[Today’s guest post by Sarah Terzo is part of our paid blogging program.]

Women who’ve had abortions don’t owe loyalty to the abortion industry

Since Roe v. Wade, there have been over 60 million abortions committed in the United States. Even if 40% of those were repeat abortions (statistics vary by year), about 36 million women have had at least one legal abortion in the past 40 years.

Some current and former abortion workers have wondered where all these women are. Why aren’t more of them active in the pro-choice movement? Certainly, there are many who are. But there has been no massive uprising of post-abortive women fighting for abortion rights. Despite high profile campaigns like Shout your Abortion, most post-abortive women keep their abortions to themselves. The fact that the pro-life movement is so powerful, even when such a large number of women have had abortions and would seem to have every reason to support that right, is telling.

Jeannie Jones counseled women and helped them get abortions both before and after Roe. She says:

I became convinced within a year or two of doing abortion counseling to great numbers at Amherst Medical that the whole thing – society’s condemnatory attitude toward abortion – was going to change so dramatically because there were all these women of all ages who had abortions and members of their families who knew about it. They had this experience of making this tough decision. I thought that was going to change the political landscape and I can’t believe [that opposition to legal abortion] is still going on. There’s this enormous number of women having abortions still, but it’s like you had one and you don’t have any sympathy or concern for anyone else. Where is this enormous population of people who personally had this experience? Where are their families?

[Source: David P Cline Creating Choice: A Community Responds to the Need for Abortion and Birth Control, 1961 – 1973 (New York: Palgrave MacMillan, 2006) 206]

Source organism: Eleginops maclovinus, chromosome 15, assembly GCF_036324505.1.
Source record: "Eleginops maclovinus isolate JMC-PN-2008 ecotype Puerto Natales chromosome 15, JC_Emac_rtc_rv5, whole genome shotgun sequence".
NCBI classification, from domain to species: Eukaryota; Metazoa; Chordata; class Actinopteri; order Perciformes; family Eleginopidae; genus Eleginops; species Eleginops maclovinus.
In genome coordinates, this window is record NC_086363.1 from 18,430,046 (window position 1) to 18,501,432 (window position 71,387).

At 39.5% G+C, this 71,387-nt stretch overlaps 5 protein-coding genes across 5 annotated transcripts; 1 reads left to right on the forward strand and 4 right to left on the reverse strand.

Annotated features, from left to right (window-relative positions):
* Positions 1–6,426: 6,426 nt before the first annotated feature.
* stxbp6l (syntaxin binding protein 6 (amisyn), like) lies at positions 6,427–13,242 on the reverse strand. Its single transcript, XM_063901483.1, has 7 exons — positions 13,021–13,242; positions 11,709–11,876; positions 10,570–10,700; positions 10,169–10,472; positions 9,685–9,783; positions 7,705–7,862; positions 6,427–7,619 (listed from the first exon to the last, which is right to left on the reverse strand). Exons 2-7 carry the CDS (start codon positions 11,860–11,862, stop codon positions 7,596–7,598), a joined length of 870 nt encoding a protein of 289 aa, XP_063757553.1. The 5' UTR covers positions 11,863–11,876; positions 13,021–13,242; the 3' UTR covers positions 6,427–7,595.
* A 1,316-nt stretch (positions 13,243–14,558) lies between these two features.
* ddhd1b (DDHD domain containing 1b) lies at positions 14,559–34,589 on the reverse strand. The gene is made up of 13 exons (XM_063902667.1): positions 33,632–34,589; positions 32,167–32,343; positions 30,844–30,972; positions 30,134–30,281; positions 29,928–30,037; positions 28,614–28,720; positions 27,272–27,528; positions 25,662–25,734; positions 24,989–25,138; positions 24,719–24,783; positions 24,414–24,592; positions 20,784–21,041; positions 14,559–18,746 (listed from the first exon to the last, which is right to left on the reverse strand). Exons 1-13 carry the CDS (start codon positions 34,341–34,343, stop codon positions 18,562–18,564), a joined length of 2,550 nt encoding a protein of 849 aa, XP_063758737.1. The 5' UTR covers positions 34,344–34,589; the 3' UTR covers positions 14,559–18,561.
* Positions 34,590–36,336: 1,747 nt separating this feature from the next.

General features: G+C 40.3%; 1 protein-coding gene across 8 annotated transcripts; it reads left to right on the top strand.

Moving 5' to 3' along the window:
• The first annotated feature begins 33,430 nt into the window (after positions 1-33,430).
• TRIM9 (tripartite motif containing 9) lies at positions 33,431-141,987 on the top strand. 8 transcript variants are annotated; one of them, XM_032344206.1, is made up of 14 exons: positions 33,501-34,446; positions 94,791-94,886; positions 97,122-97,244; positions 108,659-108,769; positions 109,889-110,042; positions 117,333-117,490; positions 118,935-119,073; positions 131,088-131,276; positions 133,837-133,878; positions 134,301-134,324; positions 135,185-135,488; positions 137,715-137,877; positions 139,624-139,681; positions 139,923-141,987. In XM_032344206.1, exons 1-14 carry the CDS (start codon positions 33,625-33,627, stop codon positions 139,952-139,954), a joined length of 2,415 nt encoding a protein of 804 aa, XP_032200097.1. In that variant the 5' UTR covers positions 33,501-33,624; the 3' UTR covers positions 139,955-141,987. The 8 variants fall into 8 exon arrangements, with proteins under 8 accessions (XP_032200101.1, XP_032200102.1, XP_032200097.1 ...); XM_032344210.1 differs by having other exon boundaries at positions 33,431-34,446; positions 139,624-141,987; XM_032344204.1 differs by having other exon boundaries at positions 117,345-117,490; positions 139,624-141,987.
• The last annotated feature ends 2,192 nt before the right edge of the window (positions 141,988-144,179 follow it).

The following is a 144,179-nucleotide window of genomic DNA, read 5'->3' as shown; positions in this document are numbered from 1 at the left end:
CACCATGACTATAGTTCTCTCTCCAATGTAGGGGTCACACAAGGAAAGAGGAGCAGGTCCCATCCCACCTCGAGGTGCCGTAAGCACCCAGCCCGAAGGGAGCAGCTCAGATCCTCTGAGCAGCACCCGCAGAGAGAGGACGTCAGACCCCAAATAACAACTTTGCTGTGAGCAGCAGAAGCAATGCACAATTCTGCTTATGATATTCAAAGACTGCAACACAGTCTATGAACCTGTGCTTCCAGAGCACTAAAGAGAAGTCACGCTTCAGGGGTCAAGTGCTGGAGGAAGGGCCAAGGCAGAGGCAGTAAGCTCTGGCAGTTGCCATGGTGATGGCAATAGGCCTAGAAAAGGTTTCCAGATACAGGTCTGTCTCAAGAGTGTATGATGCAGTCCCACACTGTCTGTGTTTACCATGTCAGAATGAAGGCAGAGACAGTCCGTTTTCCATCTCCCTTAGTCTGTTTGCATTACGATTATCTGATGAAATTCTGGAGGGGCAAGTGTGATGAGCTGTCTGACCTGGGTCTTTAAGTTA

Abortion is highly stigmatized despite many women having abortions.
Former abortion worker Robin Dizard is so frustrated that more post-abortive women haven’t been fighting for abortion rights that she contemplated “outing” her former patients. The fact that many post-abortive women just want to go on with their lives, and others join the pro-life movement, angers her. She writes about exposing women’s secret abortions in order to shame them into being pro-choice, or to discredit their pro-life activism:

[I]t’s something that has been used very effectively in outing [of gay people], for example. I’m not in favor of it but look what it does. And look what happens when the hypocrites who are holding elected office get found out: “Oh, Senator whoever you are, your office is full of pornography, that’s very interesting,” and then the guy pipes down a little bit.

[Source: Ibid. 207]


Ironically and perhaps unintentionally, Dizard compares having an abortion to looking at pornography. This comparison acknowledges the stigma surrounding abortion.

Many pro-life post-abortive women are in fact open about their abortions; they see them as tragic events in their lives. Often, it is the abortion experience that motivates post-abortive pro-life women, whether they feel comfortable talking about their abortions or not.

Abortion worker Steph Herold also expresses her frustration:

We need our patients, who we do everything for, to stand up for us. We don’t need them to tell their abortion stories to everyone they know, although of course that would be great. We need them to fight for abortion access in whatever way makes sense to them. If one in three US women has an abortion by age 45, where are these women? Why don’t they stand up for us?

[Source: Sarah Erdreich Generation Roe: Inside the Future of the Pro-Choice Movement (New York: Seven Stories Press, 2013) 175]

Herold’s fake “one in three” statistic has been debunked.

Herold isn’t seeing the women who had abortions at her facility on the pro-choice picket line.

Abortion facility owner Maggie Cage ran a full-page newspaper ad during Operation Rescue’s campaign. While pro-lifers staged sit ins in front of the facility door, Cage called for her former patients to come and “defend” the facility:

Where are you? Where are all the people we’ve helped over the years? We need you now. When you needed us, we were there. We held your hand and supported you. We see you in restaurants and at the grocery store, at PTA meetings and softball games. You are the businesspeople, the school officials, the politicians, the voters. We kept you safe. We held your secrets. But now we need help. Where are you?